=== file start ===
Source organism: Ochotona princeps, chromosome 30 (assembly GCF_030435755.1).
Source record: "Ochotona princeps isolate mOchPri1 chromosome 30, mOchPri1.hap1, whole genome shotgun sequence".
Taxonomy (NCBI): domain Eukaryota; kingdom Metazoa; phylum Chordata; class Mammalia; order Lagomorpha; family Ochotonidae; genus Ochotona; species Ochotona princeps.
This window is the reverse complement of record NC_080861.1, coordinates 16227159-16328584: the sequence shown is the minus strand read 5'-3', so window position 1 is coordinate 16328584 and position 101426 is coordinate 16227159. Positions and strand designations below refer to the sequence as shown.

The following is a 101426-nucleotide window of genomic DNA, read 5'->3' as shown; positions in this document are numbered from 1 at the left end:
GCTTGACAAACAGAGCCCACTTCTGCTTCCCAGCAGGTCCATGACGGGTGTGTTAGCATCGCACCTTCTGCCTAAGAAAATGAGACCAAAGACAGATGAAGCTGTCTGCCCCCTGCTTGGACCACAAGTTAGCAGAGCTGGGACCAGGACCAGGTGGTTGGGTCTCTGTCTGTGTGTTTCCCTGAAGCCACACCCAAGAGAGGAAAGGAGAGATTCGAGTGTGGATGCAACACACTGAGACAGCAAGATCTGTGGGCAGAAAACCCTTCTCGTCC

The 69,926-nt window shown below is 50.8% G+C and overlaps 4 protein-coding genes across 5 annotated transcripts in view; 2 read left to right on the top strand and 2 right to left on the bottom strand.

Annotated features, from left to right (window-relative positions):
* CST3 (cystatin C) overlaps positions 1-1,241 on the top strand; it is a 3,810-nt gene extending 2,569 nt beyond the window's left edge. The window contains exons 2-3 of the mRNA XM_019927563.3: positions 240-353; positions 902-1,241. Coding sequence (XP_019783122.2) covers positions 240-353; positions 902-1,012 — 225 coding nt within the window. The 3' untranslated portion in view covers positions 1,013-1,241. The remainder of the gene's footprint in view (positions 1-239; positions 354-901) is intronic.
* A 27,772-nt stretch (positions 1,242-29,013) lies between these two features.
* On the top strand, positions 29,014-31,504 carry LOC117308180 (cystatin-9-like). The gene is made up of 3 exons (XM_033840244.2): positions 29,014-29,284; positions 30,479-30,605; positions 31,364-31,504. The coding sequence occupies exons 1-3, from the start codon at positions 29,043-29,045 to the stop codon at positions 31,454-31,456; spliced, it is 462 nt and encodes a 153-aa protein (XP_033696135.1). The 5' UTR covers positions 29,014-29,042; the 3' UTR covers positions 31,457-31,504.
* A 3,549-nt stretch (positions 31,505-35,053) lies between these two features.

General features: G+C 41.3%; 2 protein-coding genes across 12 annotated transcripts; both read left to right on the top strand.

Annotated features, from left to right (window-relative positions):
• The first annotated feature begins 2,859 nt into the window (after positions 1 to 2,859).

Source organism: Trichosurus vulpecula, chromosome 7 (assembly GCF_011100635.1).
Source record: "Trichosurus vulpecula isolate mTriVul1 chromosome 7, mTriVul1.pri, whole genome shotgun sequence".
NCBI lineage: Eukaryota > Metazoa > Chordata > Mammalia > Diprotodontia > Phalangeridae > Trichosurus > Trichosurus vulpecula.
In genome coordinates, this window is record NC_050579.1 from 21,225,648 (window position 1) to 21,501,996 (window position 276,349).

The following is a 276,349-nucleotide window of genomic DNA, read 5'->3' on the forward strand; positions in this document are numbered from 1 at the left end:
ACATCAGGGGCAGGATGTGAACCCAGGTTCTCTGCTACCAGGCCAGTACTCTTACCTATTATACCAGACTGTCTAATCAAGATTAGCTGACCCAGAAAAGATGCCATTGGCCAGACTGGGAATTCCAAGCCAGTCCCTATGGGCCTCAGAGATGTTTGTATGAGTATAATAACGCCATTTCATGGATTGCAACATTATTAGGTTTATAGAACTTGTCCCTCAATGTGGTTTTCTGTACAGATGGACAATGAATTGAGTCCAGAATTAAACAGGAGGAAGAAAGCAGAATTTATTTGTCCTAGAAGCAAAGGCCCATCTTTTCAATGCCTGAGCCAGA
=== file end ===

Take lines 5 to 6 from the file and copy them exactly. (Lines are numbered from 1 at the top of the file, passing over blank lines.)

The following is a 101426-nucleotide window of genomic DNA, read 5'->3' as shown; positions in this document are numbered from 1 at the left end:
GCTTGACAAACAGAGCCCACTTCTGCTTCCCAGCAGGTCCATGACGGGTGTGTTAGCATCGCACCTTCTGCCTAAGAAAATGAGACCAAAGACAGATGAAGCTGTCTGCCCCCTGCTTGGACCACAAGTTAGCAGAGCTGGGACCAGGACCAGGTGGTTGGGTCTCTGTCTGTGTGTTTCCCTGAAGCCACACCCAAGAGAGGAAAGGAGAGATTCGAGTGTGGATGCAACACACTGAGACAGCAAGATCTGTGGGCAGAAAACCCTTCTCGTCC